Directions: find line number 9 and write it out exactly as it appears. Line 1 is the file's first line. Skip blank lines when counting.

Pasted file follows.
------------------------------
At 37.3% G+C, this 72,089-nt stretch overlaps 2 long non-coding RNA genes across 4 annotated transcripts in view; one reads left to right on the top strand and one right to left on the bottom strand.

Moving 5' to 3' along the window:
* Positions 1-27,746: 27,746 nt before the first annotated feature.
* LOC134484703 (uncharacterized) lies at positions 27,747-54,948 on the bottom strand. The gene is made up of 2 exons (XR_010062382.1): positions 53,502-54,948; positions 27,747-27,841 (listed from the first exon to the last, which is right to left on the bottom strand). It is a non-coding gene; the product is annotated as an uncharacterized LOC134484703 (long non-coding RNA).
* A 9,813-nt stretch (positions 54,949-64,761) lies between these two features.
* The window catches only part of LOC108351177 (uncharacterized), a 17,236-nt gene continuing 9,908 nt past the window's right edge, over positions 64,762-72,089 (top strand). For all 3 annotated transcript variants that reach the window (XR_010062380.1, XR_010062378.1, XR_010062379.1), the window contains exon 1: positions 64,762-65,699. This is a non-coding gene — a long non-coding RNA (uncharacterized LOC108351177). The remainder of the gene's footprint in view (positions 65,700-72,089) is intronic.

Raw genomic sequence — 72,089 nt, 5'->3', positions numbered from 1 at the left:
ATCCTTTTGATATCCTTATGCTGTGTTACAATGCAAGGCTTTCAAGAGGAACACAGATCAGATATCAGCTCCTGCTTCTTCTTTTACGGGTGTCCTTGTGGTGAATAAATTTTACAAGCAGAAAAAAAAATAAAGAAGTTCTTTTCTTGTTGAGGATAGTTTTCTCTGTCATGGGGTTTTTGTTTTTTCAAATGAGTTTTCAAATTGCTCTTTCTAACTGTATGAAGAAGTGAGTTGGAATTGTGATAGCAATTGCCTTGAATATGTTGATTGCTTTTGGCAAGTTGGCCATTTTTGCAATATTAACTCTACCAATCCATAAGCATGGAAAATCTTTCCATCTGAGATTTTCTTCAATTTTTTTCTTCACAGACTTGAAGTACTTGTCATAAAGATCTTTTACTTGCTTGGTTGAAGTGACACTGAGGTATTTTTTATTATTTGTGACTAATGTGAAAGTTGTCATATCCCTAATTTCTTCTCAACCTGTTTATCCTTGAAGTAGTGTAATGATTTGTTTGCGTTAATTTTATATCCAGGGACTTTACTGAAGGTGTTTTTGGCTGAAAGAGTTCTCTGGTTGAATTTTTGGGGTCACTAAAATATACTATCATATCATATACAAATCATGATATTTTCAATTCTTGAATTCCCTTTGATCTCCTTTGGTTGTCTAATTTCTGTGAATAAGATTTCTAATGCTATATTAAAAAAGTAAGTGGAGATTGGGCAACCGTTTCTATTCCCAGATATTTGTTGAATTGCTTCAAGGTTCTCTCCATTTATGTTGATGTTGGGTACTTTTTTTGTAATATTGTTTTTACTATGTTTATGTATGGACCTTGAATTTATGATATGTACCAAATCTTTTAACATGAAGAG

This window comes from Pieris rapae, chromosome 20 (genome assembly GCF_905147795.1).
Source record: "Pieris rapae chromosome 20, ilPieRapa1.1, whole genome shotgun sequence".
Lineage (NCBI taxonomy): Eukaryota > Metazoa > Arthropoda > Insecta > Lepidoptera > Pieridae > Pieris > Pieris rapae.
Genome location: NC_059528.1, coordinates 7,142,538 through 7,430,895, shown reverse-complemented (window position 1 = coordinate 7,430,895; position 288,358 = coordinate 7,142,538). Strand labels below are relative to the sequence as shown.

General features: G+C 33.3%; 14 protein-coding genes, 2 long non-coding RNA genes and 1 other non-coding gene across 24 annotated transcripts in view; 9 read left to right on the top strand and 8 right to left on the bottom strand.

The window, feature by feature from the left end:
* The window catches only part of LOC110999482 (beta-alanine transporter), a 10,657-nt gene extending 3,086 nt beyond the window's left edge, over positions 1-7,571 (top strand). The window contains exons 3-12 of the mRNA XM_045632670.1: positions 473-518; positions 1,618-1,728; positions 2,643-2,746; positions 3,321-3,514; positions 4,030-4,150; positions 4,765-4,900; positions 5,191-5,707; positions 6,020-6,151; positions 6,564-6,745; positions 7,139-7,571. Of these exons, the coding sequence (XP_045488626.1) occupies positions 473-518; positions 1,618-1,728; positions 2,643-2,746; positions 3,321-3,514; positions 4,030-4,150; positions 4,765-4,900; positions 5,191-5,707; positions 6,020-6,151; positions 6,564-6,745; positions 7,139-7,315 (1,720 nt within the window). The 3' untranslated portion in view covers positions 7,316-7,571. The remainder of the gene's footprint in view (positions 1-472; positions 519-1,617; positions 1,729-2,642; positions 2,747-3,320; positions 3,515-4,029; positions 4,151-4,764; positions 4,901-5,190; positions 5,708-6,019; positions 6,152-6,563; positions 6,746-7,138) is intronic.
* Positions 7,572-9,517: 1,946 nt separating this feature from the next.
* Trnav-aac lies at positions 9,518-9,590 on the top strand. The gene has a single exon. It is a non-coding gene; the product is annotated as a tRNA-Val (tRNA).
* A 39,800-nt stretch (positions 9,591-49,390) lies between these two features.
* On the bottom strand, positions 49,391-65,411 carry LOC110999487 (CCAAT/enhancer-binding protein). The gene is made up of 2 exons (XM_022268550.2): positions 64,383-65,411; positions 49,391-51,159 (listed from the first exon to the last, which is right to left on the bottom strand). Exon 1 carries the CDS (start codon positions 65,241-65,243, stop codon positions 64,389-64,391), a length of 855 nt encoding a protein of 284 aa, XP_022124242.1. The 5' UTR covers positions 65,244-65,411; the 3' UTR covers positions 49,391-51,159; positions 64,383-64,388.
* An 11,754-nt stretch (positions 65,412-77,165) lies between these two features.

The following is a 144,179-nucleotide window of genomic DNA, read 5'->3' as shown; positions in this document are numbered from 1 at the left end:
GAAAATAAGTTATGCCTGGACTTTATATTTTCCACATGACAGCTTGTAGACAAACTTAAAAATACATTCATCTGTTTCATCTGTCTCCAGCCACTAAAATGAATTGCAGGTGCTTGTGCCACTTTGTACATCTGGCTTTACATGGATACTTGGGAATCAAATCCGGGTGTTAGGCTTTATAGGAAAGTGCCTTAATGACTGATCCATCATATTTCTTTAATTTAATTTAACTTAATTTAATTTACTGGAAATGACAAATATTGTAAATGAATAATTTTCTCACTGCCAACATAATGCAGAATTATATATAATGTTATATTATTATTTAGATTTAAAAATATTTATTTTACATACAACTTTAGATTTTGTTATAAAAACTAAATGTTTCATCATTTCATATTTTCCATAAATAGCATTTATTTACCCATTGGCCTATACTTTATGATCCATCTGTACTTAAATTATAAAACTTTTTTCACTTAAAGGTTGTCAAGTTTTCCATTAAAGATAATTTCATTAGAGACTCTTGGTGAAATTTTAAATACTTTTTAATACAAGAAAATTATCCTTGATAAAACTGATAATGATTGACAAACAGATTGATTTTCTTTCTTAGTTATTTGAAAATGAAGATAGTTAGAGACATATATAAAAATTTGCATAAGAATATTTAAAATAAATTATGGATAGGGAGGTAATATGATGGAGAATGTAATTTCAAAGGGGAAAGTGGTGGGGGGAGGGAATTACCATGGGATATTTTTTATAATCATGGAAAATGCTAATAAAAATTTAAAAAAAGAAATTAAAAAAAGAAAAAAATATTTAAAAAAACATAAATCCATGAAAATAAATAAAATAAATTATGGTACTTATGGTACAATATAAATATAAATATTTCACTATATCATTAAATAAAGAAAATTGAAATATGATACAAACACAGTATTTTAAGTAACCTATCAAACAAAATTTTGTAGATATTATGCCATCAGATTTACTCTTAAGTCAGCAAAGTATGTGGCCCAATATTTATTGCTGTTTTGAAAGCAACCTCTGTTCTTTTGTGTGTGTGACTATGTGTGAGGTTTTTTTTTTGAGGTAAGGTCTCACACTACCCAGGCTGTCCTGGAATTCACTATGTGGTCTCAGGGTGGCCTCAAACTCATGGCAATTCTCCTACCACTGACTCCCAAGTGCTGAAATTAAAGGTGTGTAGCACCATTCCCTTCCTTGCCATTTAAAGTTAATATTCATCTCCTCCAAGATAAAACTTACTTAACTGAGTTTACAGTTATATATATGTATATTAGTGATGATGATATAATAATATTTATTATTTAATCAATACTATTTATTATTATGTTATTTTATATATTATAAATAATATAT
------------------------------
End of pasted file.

This window comes from Pieris rapae, chromosome 20 (genome assembly GCF_905147795.1).